EPOXI comet mission may face multiple jets Nov. 4 (w/ Video)

Nov 02, 2010 By DC Agle
The Deep Impact spacecraft's High- and Medium-Resolution Imagers (HRI and MRI) have captured multiple jets emanating from comet Hartley 2 turning on and off while the spacecraft is 8 million kilometers (5 million miles) away from the comet.

Two movies derived from images taken by the two cameras aboard NASA's EPOXI mission spacecraft show comet Hartley 2 is, as expected, quite active, and it provides information on the nucleus's rotation. The spacecraft has been imaging Hartley 2 almost daily since Sept. 5, in preparation for its scheduled Nov. 4 flyby of the comet.

"The brings us new surprises every day," said Michael A'Hearn, EPOXI principal investigator from the University of Maryland, College Park. "The data we have received to this point have been tremendous. It is forcing us to rethink what we know about cometary science, and we are still days away from encounter."

On Oct. 26, the spacecraft's two cameras, a High-Resolution Imager (HRI), and a Medium-Resolution-Imager (MRI), caught two jets firing off the comet's surface over a 16-hour period. The spacecraft captured these images from a distance of about 8 million kilometers (5 million miles) away. The data lead mission scientists to believe that both jets originate from similar latitudes on the comet's nucleus.

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Spacecraft Images Comet Target's Jets

"These movies are excellent complements of one and other and really provide some excellent detail of how a comet's jets operate," said A'Hearn. "Observing these jets from EPOXI provides an entirely different viewpoint from what is available for Earth-based observers and will ultimately allow a proper three-dimensional reconstruction of the environment surrounding the nucleus."

The name EPOXI is a combination of the names for the two extended mission components: the extrasolar planet observations, called Extrasolar Planet Observations and Characterization (EPOCh), and the flyby of comet Hartley 2, called the Deep Impact Extended Investigation (DIXI). The spacecraft will continue to be referred to as "Deep Impact." The mission successfully deployed a projectile into the path of in 1995. The is being "recycled" for the comet Hartley 2 flyby.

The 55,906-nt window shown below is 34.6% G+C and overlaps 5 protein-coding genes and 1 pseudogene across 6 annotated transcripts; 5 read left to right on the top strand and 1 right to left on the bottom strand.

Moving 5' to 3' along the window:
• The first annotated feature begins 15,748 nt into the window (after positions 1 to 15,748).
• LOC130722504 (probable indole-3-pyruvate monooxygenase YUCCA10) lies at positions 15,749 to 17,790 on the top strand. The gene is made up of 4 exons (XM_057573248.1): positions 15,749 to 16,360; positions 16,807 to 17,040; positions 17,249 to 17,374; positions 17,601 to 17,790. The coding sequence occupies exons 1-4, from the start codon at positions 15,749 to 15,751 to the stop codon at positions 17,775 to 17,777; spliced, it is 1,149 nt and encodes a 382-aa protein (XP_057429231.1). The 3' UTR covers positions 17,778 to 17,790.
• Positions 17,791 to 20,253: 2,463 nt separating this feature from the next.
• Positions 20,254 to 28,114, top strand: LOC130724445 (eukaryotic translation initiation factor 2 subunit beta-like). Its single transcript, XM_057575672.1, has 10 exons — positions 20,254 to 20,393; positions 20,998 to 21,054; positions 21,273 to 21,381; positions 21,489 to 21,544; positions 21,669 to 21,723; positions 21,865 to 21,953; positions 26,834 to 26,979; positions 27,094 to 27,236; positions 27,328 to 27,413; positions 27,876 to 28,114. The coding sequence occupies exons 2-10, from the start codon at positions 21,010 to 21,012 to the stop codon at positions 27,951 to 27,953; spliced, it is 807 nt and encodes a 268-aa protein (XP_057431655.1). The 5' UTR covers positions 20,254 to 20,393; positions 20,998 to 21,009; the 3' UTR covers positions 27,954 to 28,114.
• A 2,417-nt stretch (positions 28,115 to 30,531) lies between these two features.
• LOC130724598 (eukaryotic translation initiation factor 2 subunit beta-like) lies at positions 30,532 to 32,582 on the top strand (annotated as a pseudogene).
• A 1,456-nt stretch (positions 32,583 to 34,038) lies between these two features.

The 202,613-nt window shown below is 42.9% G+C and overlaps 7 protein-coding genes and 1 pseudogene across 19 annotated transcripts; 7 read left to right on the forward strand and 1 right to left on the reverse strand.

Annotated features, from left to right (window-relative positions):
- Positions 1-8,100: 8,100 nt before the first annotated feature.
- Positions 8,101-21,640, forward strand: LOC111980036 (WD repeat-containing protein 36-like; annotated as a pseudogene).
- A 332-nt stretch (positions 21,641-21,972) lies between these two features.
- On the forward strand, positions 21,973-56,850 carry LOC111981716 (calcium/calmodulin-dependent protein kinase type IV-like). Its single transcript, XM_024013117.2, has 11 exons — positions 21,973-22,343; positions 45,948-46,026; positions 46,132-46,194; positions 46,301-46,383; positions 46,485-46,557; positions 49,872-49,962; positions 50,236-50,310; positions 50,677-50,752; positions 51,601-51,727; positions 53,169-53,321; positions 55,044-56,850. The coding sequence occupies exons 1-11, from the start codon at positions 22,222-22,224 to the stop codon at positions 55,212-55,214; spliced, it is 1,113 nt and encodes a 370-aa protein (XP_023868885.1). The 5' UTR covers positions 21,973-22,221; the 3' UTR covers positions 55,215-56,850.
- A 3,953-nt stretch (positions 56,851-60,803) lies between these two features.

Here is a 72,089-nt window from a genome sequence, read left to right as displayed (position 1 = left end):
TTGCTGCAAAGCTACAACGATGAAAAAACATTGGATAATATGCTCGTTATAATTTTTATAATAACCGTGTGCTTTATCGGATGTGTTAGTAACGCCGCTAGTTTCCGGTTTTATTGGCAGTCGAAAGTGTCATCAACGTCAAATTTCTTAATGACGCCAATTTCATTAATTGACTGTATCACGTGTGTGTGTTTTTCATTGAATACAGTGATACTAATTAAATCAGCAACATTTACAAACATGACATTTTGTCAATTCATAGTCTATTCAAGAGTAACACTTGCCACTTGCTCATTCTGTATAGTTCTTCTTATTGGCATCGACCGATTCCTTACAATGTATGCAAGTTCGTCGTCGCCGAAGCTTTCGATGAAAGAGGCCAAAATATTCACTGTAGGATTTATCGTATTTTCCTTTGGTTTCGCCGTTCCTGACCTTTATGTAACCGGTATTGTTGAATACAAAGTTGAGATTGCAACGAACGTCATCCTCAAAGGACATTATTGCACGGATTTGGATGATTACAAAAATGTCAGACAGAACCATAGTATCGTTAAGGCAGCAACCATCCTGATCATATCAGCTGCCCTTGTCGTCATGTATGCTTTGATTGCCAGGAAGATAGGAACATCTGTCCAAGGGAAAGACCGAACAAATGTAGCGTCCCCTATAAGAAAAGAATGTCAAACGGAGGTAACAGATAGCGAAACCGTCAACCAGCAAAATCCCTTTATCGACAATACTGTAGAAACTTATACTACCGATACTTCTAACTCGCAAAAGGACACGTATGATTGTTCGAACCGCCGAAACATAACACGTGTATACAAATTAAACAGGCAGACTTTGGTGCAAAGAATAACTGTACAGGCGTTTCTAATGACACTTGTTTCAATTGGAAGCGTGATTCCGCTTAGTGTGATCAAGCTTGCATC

Explore further: First Orion flight will assess radiation risk as NASA thinks about human Mars missions

More information: For more information about EPOXI visit www.nasa.gov/epoxi and epoxi.umd.edu/ .

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kevinrtrs
1 / 5 (4) Nov 02, 2010
Hopefully it will shed some light on just how long comets can last [ definitely not billions of years, but we already know that ] and also give an indication as to it's physical origins - which will probably rule out the existence of the Oord cloud and show that the Kuiper belt is NOT the home of new comets.
PieRSquare
5 / 5 (2) Nov 02, 2010
which will probably rule out the existence of the Oord cloud
I'm going to go out on a limb and also deny the existence of the "Oord" cloud. Any rational person knows that comets are really angel snowballs that escaped heaven.
Graeme
not rated yet Nov 03, 2010
And another alternative is no edge to the Oort cloud, but a continuous cloud of comets between the stars
Skeptic_Heretic
5 / 5 (1) Nov 03, 2010
Hopefully it will shed some light on just how long comets can last [ definitely not billions of years, but we already know that ]
Why not Kev? Enlighten us.
And another alternative is no edge to the Oort cloud, but a continuous cloud of comets between the stars
No way. You'd know if this was the case because the stars wouldn't be clearly visible, we'd see constant obstructions in our view, and we'd have entirely incorrect gravitational and mass calculations.

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